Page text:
“Look, I want you to lay off,” Harry told Scarr at once after the latter sat alongside Mr. Hatchet on a couch. “So far I haven’t seen any results that would justify keeping you on the ticket.”
Mr. Hatchet then said, “He nailed two of the robbers.”
“But where’s the money?” Harry asked. “Did he find it? No. And the dagger? Does he know where it is?”
“Harry, your anger is understandable, but it is misdirected. Just this morning, your father was telling me how he found Mister Scarr’s services to be quite satisfactory.”
“Yeah, but pop’s dead now!” Harry said. “And all of this looks too much like a hit to me. The shooter intended to kill, and he made goddamned sure of that.”
“Harry––” the lawyer started raising a hand.
“Who knows how that hit may have come about, eh?” Harry was now scowling at Scarr. “I don’t know what you’ve been doing out there, but maybe your methods have stirred some bad waves that are starting to spread this way.”
Scarr said nothing.
“You’re right to think it was a hit,” Mr. Hatchet said. “Your father always had a lot of enemies, and you can’t ignore that. So let’s not get sidetracked from the reason Mr. Scarr was brought on, okay? The question of who is responsible for your father’s death will be addressed separately and in the presence of the right parties.”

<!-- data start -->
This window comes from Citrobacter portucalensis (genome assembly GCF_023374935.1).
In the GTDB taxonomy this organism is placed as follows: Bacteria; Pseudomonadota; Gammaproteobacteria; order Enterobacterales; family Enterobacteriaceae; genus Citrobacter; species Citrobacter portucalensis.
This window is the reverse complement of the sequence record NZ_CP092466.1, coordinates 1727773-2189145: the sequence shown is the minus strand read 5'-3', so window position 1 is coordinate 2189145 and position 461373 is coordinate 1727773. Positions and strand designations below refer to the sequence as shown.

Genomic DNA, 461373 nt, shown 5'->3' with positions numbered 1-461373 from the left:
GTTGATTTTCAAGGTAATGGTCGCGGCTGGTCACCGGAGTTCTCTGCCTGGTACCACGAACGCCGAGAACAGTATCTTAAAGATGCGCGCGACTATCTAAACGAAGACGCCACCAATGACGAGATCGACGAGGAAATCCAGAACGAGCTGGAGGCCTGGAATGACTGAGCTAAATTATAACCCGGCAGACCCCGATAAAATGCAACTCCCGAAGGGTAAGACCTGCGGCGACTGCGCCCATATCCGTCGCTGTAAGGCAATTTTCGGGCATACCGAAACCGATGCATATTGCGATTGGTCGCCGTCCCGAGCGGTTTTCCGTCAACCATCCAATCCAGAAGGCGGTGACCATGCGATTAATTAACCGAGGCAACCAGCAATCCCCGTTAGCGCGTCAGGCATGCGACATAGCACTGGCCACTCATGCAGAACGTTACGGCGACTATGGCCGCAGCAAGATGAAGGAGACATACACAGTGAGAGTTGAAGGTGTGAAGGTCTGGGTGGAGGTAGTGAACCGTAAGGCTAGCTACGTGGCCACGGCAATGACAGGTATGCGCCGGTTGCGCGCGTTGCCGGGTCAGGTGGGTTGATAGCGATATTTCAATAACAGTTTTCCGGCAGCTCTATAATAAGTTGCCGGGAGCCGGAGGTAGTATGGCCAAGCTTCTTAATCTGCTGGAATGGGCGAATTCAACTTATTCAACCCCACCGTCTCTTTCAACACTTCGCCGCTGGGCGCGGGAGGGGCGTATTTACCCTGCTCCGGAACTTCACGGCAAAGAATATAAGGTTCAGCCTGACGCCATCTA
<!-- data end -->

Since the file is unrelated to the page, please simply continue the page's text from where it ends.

Harry, who was standing with his hands hanging, rubbed his eyes in irritation. Then he jerked his head rather briskly towards Scarr’s chair. His face was hard, like a mask of bitterness.
“Look––” he groaned. “Just lay off. As far as I’m concerned, you’re done here. I took you for some kind of miracle worker who could make things happen with the pull of a trick. I thought we could set a watch on you and see this whole robbery business come to a swift resolution. It’s been a week, and in my book you still have nothing to show for your time on the case. Either you lost a step or your service just stink.” He turned to the lawyer and said with the same scolding breath, “I knew it was a bad idea to bring an outsider into this. An outsider...Terry! Who knows what crazy affiliations he may have in his closet.”
Scarr said, “Once I’ve taken a job, I take orders from no one but the client.”
“Well, your client’s dead!” Harry said.
Scarr looked at the lawyer. “And he designated you as a principal in the event that he was unavailable. Now he is permanently unavailable. So Mr. Hatchet, should I continue or should I stop?”
“Continue, of course,” the lawyer said. “You have to see this through.”
“What the hell, Terry?”
Mr. Hatchet tilted both eyebrows. A tough coal-eyed stare formed coolly under them behind his eyeglasses.
“Hey listen,” he said, his voice matching his stare. “I have power of attorney on most of your father’s personal affairs. Now this may seem like usual business to you, but it was very personal to him. So, calm down will you?”
“Well see, maybe that’s the problem,” Harry said hotly. “That’s something we need to talk about anyway. Things need to change. Down to the nuts and bolts of how we do business.” He glared at Scarr and added, “And most importantly, who we’re doing business with.”
This talk had nothing to do with Scarr. So he changed subject, “What’s the deal with the stones on the dagger?”
They both displayed the same stumped expression.